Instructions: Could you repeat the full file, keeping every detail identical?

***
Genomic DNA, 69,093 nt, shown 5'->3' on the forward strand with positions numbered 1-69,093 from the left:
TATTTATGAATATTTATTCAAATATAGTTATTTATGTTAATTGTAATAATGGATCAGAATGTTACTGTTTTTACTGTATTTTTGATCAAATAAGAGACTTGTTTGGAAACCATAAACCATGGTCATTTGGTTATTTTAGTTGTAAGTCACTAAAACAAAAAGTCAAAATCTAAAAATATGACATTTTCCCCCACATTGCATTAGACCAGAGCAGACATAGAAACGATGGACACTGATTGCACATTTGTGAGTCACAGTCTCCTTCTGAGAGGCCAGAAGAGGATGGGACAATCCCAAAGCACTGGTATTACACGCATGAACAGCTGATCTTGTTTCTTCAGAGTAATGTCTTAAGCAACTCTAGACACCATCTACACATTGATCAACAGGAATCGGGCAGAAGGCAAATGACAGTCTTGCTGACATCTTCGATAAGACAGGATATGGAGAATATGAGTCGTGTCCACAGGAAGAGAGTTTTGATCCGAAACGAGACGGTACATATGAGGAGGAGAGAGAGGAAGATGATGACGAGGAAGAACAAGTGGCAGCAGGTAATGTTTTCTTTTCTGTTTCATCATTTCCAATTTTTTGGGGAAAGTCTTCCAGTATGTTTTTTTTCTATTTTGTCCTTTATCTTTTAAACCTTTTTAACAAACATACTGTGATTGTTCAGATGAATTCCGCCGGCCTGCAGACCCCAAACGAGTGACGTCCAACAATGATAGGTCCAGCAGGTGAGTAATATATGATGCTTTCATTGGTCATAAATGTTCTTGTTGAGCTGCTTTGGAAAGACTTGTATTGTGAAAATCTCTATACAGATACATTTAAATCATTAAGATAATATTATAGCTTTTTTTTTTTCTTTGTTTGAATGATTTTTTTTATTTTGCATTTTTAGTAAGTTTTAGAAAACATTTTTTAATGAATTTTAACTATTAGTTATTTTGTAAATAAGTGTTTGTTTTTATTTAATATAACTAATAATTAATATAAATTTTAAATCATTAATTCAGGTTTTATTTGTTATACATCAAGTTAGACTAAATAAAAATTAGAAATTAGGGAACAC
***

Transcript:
Genomic DNA, 69,093 nt, shown 5'->3' on the forward strand with positions numbered 1-69,093 from the left:
TATTTATGAATATTTATTCAAATATAGTTATTTATGTTAATTGTAATAATGGATCAGAATGTTACTGTTTTTACTGTATTTTTGATCAAATAAGAGACTTGTTTGGAAACCATAAACCATGGTCATTTGGTTATTTTAGTTGTAAGTCACTAAAACAAAAAGTCAAAATCTAAAAATATGACATTTTCCCCCACATTGCATTAGACCAGAGCAGACATAGAAACGATGGACACTGATTGCACATTTGTGAGTCACAGTCTCCTTCTGAGAGGCCAGAAGAGGATGGGACAATCCCAAAGCACTGGTATTACACGCATGAACAGCTGATCTTGTTTCTTCAGAGTAATGTCTTAAGCAACTCTAGACACCATCTACACATTGATCAACAGGAATCGGGCAGAAGGCAAATGACAGTCTTGCTGACATCTTCGATAAGACAGGATATGGAGAATATGAGTCGTGTCCACAGGAAGAGAGTTTTGATCCGAAACGAGACGGTACATATGAGGAGGAGAGAGAGGAAGATGATGACGAGGAAGAACAAGTGGCAGCAGGTAATGTTTTCTTTTCTGTTTCATCATTTCCAATTTTTTGGGGAAAGTCTTCCAGTATGTTTTTTTTCTATTTTGTCCTTTATCTTTTAAACCTTTTTAACAAACATACTGTGATTGTTCAGATGAATTCCGCCGGCCTGCAGACCCCAAACGAGTGACGTCCAACAATGATAGGTCCAGCAGGTGAGTAATATATGATGCTTTCATTGGTCATAAATGTTCTTGTTGAGCTGCTTTGGAAAGACTTGTATTGTGAAAATCTCTATACAGATACATTTAAATCATTAAGATAATATTATAGCTTTTTTTTTTTCTTTGTTTGAATGATTTTTTTTATTTTGCATTTTTAGTAAGTTTTAGAAAACATTTTTTAATGAATTTTAACTATTAGTTATTTTGTAAATAAGTGTTTGTTTTTATTTAATATAACTAATAATTAATATAAATTTTAAATCATTAATTCAGGTTTTATTTGTTATACATCAAGTTAGACTAAATAAAAATTAGAAATTAGGGAACAC